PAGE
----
Fog, smoke likely to blame in deadly crashes involving at least 17 vehicles on I-95 in Florida

Three people were killed in five separate crashes involving 17-vehicles in Volusia County on I-95

VOLUSIA COUNTY, Fla. – Thick fog and smoke leading to zero visibility are likely to blame in what Florida authorities are calling a 'mass casualty incident.'

Three people were killed in five separate crashes involving 17-vehicles in Volusia County about 1:30 a.m. Thursday on Interstate 95 near the New Smyrna Beach exit in the eastern part of the state.

"This is a phenomenon that happens throughout central Florida with our weather when we have the smoke and the fog mix, especially when it's cooler," said Lt. Kim Montes with the Florida Highway Patrol. "Especially in the overnight hours."

According to troopers, there were a total of five separate wrecks. Four crashes involving 11 vehicles with at least one confirmed fatality happened on the northbound side of the highway.

Another wreck was reported on the southbound side of the highway that involved six vehicles and two confirmed fatalities, according to FOX 35 in Orlando. Several people were also taken to a local hospital, including one child who has been listed in stable condition.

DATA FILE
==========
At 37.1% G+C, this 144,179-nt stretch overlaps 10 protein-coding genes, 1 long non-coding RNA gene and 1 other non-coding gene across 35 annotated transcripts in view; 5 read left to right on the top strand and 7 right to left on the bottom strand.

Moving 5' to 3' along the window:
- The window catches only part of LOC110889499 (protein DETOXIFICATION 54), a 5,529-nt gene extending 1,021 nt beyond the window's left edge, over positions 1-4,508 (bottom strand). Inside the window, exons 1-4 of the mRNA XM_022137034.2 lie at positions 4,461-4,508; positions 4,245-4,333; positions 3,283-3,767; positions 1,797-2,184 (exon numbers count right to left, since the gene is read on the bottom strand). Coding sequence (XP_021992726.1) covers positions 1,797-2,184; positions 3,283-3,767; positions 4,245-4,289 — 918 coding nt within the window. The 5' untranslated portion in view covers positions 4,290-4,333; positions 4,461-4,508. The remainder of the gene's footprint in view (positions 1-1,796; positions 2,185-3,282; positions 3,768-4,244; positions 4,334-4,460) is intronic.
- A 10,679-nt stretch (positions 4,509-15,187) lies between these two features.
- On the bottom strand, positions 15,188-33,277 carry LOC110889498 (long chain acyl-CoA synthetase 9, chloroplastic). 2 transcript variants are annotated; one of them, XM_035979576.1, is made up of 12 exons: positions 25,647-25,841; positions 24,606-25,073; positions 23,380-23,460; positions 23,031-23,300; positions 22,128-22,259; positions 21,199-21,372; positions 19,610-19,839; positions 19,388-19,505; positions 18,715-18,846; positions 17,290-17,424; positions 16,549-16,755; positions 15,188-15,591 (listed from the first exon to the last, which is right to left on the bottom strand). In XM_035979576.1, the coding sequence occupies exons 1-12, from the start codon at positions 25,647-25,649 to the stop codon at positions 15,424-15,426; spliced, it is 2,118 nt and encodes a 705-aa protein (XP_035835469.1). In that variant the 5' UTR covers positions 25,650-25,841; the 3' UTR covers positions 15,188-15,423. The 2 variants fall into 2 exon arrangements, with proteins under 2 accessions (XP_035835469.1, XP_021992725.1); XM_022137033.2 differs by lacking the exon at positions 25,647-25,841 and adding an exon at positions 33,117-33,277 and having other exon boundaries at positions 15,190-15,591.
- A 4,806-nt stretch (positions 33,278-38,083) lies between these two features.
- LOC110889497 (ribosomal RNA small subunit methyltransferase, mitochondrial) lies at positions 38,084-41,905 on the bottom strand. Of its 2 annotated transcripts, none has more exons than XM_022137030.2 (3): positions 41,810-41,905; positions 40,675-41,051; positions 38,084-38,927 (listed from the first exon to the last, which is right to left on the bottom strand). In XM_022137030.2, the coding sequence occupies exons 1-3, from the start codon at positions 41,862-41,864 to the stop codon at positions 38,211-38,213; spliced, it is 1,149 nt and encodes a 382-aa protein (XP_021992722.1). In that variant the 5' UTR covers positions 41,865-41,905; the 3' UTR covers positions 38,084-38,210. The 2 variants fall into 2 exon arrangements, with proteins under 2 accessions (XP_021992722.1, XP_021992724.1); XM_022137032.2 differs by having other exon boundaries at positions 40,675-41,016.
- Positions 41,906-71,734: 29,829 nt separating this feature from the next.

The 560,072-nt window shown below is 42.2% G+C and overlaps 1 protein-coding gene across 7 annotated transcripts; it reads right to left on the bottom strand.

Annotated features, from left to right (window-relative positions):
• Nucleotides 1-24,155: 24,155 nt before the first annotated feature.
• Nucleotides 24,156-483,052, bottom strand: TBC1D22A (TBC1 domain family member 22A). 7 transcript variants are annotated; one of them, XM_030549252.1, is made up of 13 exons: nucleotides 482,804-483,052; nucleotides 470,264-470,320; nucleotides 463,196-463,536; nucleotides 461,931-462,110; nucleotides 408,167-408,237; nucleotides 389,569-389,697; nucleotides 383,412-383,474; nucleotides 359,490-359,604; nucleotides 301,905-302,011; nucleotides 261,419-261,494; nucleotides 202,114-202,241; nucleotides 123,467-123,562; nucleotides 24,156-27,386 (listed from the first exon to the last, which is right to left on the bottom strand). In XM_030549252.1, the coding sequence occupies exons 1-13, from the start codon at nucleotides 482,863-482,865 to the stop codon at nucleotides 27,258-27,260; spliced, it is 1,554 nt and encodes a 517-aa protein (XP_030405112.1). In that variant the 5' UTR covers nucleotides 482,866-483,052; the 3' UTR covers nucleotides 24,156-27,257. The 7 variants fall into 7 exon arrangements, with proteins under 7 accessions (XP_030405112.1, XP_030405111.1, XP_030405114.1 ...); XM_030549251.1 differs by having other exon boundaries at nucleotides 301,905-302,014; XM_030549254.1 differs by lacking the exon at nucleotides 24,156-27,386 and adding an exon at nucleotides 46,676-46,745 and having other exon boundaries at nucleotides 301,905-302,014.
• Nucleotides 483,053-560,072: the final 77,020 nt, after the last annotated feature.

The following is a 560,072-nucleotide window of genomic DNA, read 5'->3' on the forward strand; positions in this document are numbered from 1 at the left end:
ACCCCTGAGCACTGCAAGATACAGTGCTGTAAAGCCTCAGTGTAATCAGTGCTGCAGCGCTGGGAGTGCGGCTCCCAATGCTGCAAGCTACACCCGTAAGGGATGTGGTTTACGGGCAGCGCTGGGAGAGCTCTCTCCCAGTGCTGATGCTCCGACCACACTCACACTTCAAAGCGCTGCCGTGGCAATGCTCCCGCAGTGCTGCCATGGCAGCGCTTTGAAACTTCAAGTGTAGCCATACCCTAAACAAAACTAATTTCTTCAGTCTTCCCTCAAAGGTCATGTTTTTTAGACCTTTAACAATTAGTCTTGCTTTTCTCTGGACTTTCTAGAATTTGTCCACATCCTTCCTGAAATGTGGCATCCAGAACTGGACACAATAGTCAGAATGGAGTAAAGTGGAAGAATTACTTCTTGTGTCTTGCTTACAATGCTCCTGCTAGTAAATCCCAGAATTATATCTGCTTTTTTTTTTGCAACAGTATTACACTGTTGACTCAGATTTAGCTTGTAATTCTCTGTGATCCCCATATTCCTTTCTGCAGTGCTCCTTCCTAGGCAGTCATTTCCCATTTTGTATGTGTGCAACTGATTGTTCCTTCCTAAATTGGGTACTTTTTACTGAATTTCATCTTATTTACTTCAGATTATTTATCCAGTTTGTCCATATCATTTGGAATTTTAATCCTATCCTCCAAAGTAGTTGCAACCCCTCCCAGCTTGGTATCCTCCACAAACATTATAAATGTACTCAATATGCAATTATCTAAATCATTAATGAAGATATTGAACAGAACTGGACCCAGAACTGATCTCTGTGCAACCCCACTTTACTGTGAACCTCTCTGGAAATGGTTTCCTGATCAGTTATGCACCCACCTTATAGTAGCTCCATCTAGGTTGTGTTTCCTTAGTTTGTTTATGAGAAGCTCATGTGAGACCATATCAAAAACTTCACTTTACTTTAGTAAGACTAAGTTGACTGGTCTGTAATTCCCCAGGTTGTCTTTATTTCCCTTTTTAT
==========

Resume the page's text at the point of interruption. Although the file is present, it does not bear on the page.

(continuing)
"We had several multi-vehicle crashes involving semi-trucks and other passenger vehicles," Montes said. "What we now know happened is there was almost zero visibility in the area based on smoke and fog that had mixed together and visibility dropped to zero."

Montes also said conditions like those observed early Thursday morning are common in central Florida.

I-95 reopened more than 24 hours after closing as crews worked overnight to repair the lanes. 

Investigators said they would look at dashcam video to try and determine how the chain-reaction crash began.

Montes said drivers should remember that when thick fog and smoke is present, the best thing to do is activate your hazard lights, turn off your radio and if you feel uncomfortable, pull over. 

Thursday’s deadly pileup isn’t the first time a major traffic incident has occurred due to the foggy and smoky conditions on Florida highways.

In the early morning hours of January 9, 2008, drivers encountered a mixture of smoke and fog on Interstate 4 in Polk County.

A total of 70 cars and trucks collided resulting in the deaths of five people and dozens of injuries, according to a report from the National Weather Service.